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        Getting the best utility deal as a small business

        Getting the best utility deal as a small business

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          You’ve got to save every penny as a small business – so keeping an eye on the bills and knowing when to switch is important…

          There are a lot of things to love about running a small business – the thrill of securing a new contract, the joy of a successful sale and the pleasure from being a good boss to your employees. Handling utility bills, though, is not usually at the top of the list.

          Businessperson Calculating Tax

          But it’s an important area and one that, if handled properly, could help you save hundreds of pounds a year. So make sure you’re doing it right…

          Let others do the work
          The best place to start when looking to switch utilities are comparison websites. These can give you a good idea of the offers available, how much money you could save and which companies you should be targeting.

          But before you click to switch, take a step back and wait. While these sites are useful, they won’t provide all the information you need, or even every possible deal – just think of them as a starting point.

          Have your figures
          Once you have a few companies that look like they could offer you a good deal, you’ll need to go to them prepared. That means knowing how much exactly you’re using.

          Your old bills should give you these figures in energy units. You can use how much you currently pay as a guide, but it’s better to have the details of actual energy used for a more accurate quote. As a small business, knowing exactly what you’re going to pay, and that it won’t change, allows more accurate financial planning.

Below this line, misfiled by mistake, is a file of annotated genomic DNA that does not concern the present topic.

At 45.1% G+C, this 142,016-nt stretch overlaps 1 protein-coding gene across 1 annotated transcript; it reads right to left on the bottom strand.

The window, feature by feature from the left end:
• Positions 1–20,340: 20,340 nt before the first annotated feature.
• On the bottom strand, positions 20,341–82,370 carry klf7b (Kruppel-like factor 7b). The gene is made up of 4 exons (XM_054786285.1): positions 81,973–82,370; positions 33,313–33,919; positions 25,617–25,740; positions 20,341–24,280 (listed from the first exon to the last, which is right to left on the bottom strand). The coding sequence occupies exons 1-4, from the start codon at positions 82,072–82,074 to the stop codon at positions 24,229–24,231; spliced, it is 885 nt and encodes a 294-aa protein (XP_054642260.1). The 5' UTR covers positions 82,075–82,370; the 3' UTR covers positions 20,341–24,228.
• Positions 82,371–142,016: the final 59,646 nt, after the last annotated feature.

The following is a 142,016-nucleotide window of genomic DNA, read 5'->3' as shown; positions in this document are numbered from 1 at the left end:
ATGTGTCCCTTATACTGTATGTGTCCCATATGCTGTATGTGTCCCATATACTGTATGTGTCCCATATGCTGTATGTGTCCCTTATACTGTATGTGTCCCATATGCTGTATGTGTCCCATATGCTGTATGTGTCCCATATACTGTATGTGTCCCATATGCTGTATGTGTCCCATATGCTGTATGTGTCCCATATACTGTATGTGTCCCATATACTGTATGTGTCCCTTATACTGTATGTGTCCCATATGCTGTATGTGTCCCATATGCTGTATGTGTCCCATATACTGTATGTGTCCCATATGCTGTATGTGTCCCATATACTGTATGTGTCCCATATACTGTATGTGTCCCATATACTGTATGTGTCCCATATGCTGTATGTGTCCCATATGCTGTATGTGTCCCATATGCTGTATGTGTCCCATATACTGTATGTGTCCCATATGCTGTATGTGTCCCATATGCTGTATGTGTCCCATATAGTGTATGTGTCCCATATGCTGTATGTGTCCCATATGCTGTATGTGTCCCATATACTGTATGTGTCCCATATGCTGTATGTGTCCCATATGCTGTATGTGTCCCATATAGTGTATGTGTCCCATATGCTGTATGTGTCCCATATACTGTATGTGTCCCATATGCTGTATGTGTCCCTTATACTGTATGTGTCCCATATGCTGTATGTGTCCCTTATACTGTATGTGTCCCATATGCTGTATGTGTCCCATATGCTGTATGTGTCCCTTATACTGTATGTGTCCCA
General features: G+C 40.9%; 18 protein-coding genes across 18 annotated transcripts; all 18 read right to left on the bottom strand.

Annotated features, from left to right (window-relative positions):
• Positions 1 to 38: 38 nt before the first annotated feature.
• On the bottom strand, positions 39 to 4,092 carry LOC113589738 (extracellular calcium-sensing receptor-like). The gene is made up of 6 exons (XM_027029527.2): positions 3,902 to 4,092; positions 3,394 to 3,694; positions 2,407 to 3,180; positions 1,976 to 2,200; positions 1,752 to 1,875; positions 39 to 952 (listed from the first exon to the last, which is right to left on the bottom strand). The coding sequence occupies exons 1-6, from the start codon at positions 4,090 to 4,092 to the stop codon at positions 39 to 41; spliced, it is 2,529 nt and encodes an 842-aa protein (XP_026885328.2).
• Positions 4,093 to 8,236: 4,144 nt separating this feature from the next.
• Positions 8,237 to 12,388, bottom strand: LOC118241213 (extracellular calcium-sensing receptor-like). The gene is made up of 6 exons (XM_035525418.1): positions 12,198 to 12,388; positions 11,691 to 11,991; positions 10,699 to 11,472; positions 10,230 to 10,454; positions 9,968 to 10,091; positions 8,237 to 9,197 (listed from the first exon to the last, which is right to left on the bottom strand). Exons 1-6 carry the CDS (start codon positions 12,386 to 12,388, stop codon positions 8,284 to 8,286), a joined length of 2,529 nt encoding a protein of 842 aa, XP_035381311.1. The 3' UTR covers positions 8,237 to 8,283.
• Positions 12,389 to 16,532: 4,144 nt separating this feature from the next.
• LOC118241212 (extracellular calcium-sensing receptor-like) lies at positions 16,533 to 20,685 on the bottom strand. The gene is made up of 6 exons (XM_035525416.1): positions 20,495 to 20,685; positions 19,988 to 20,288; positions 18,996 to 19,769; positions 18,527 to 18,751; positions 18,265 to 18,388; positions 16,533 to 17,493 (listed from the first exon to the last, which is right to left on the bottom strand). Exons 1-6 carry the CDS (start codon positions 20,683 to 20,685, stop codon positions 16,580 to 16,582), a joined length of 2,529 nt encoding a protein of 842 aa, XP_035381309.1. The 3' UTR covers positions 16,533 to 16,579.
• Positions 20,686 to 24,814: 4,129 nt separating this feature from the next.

It’s also worth noting what plan you’re currently on and what you’re being charged so you can compare it to new packages.

          Be prepared to wait
          Watch out for price rise announcements from the big six energy firms. Once one goes up, the rest usually follow. After the first price rise, think about switching before the others rise and select a long term fixed option – this will keep you on the lower price for a longer period.

          It’s also worth switching in low demand times – like spring and summer. If you wait until winter, heating will be on everyone’s minds and the sales people will hit their targets easier. This means they’ll be less likely to offer you a deal.

          On the other hand, you will be using more power over winter, so you might want to switch just beforehand to get the better deal before your energy consumption goes up.

          Phone around
          While it’s handy to be able to do it all online, it’s also worth phoning around as you’re more likely to get a better deal. It’s one of the few areas of modern Britain in which haggling is allowed. This means you should be prepared to walk away if the deal doesn’t suit you.

          And if you do get quoted a good figure, but want time to consider it, ask them to record the quote and give you a reference number so that you can return to it at another time – otherwise you might have to start the haggling process from the start when you go back.

          It’s also worth talking to your current provider. If you tell them you’re leaving, they might well match the best offer going, saving you the hassle of changing.

          Be wary of freebies
          Getting something for free is great – but often if a deal comes with something for free it’s just to distract you from the fact that you’re paying more in the long term. If the free gift is worth less than the additional cost of the contract, it’s not really free.

          But if you’ve got the contract at the price you want, and have seen that the company offers certain free gifts, it’s worth trying to get it thrown in when you’re haggling.

          Read the fine print
          Before you sign on the dotted line – or click the ‘submit’ box – read the fine print.

          This should be common practice as a small business owner with all contracts. With energy contracts, look for things like any fees for leaving your contract early or whether they’re allowed to raise prices at any point during your contract and by how much.

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